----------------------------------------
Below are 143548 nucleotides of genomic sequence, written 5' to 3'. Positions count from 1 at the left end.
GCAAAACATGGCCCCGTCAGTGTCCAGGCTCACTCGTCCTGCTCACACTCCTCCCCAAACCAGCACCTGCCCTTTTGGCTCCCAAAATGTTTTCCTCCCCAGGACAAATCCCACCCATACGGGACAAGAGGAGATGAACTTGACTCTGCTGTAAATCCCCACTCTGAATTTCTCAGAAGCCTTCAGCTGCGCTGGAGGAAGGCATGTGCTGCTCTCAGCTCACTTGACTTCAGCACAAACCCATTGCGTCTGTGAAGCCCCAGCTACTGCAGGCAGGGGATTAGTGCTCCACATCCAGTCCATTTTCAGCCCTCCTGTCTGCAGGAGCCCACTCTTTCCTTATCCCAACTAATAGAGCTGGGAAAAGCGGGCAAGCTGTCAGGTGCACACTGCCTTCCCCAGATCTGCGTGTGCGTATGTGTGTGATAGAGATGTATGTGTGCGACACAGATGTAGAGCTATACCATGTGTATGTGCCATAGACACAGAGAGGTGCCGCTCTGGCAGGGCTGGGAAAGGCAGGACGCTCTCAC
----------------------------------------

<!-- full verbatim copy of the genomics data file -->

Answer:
Below are 143548 nucleotides of genomic sequence, written 5' to 3'. Positions count from 1 at the left end.
GCAAAACATGGCCCCGTCAGTGTCCAGGCTCACTCGTCCTGCTCACACTCCTCCCCAAACCAGCACCTGCCCTTTTGGCTCCCAAAATGTTTTCCTCCCCAGGACAAATCCCACCCATACGGGACAAGAGGAGATGAACTTGACTCTGCTGTAAATCCCCACTCTGAATTTCTCAGAAGCCTTCAGCTGCGCTGGAGGAAGGCATGTGCTGCTCTCAGCTCACTTGACTTCAGCACAAACCCATTGCGTCTGTGAAGCCCCAGCTACTGCAGGCAGGGGATTAGTGCTCCACATCCAGTCCATTTTCAGCCCTCCTGTCTGCAGGAGCCCACTCTTTCCTTATCCCAACTAATAGAGCTGGGAAAAGCGGGCAAGCTGTCAGGTGCACACTGCCTTCCCCAGATCTGCGTGTGCGTATGTGTGTGATAGAGATGTATGTGTGCGACACAGATGTAGAGCTATACCATGTGTATGTGCCATAGACACAGAGAGGTGCCGCTCTGGCAGGGCTGGGAAAGGCAGGACGCTCTCAC